There are a wealth of websites and books that can help you prepare for a job interview. However, nothing works better than practice. Don’t forget; you are there to get a job, not to make friends. Remember, just like you learned in the military, you perform what you practice.
“Well, I was heading up the port side ladder to go the head when I ran into seaman Smith. Smith had been gone for over 45 minutes. The reason, he decided he wanted a smoke break and was out on the smoking sponson.”
For example, you may have lived on bases, ships, or subs. You ate in chow halls, or in the galley… or even M.R.E.’s. You shopped in commissaries or exchanges.
Practice translating your military experience so that a civilian is able to understand. You’ve worked in very specialized environments. These environments create very specific military cultures.
Not sure how to translate your military experience into a civilian application? According to the Military Benefits Association, you should use one of the numerous online military skills translators that are available. This will help you describe your experience in a way that hiring managers can better understand.
Now that you have an idea of what kinds of questions to expect, the next step is how to answer them. To give a complete answer to a behavior-based question, you must, first, reflect on specific situations that you faced while working (include any volunteering or internships), then, describe the specific action you took, and, finally, the outcome as a result of your actions. The interviewer will be looking for concrete examples not generalities. A helpful hint would be to remember the initials “PAR” for “Problem, Action, and Results” such as “PAR for the Course.” Heres an example: Problem: Local newspaper subscriptions were declining for the area residents and large numbers of long-term subscribers were not renewing contracts. With the majority of the newspapers revenue generated from subscriptions, this reduction in renewals would have an enormous affect on the future of the paper, especially employment.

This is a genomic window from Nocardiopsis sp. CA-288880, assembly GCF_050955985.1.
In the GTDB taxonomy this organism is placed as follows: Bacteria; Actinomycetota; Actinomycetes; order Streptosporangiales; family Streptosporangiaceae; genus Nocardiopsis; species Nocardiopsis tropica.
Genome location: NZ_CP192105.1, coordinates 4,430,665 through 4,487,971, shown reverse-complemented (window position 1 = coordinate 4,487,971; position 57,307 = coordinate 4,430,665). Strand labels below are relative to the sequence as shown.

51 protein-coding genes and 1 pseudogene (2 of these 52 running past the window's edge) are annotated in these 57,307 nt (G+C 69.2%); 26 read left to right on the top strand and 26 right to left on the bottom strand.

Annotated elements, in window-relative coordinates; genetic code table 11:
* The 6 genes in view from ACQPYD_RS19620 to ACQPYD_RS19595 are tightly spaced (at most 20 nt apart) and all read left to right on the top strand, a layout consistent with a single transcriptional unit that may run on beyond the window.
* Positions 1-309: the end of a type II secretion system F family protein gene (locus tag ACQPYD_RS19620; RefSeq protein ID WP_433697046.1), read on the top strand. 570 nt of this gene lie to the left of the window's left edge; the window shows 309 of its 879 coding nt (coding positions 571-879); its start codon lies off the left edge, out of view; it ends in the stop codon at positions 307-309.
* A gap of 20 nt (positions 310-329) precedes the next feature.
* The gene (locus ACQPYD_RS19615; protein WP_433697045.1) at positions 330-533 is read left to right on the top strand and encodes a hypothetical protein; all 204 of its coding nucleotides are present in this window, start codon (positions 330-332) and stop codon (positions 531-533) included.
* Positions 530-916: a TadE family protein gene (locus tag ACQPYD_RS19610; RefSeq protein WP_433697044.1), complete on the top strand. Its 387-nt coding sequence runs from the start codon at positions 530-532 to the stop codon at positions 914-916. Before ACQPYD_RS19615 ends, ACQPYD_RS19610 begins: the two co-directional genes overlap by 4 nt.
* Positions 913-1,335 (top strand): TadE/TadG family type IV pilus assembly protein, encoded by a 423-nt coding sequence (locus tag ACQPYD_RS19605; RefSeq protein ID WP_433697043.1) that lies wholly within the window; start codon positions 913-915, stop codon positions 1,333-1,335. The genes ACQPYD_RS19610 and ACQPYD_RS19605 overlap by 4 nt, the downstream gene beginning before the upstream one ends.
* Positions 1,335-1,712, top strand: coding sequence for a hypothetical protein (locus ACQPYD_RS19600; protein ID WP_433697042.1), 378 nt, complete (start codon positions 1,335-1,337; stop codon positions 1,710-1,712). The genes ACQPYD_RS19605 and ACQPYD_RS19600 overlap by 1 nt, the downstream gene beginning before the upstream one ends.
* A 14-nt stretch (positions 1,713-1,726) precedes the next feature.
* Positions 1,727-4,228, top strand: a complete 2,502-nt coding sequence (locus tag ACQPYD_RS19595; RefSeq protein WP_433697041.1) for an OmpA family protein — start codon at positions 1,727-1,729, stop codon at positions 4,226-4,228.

Action: Evaluated original subscription rates and designed a new promotional package that offered special rates for all renewal subscriptions. Results: Increased renewal subscription by 25 percent over the same period last year. This promotional package not only increased renewal subscriptions and maintains job security for the staff, but also enabled the office to replace a badly needed piece of equipment that could no longer be serviced.
Question: Describe a time when you went above and beyond your job requirements. What motivated you to put forth the extra effort? What was the result of your effort?
Question: Tell us about a time where you worked independently without close supervision or support.
Question: Tell us about a time you briefed a supervisor or senior management official about bad news and/or results they did not like, along with recommending a different course of action. How did you persuade them to move in a new direction? What were the results?
Tip: Make sure you read over the job announcement closely, especially the duties and specialized experience sections. Then review your own resume and previous experiences, paying particularly close attention to anything that makes you unique.
Preparation is key to soothing those pre-interview jitters. When you’re prepared, you’ll feel relaxed and confident so the conversation can flow naturally.
Prepare For An Interview By Recognizing Your Emotional Intelligence
To make the best impression in a PBI, it helps to have in-depth, complete responses that offer insight into not only your accomplishments or your shortcomings but how you achieved your successes and responded to your failures.
These kinds of answers rely on your emotional intelligence, or your ability to recognize motivations for your behavior and imbue your responses with a sense of self-awareness and empathy that PBIs are designed to elicit.
As you consider your potential responses, take time to pay attention to interactions around you. Listen to what others are telling you through their words, body language and facial expressions. Observing the way people use and react to emotion can help you fine-tune your own emotional intelligence.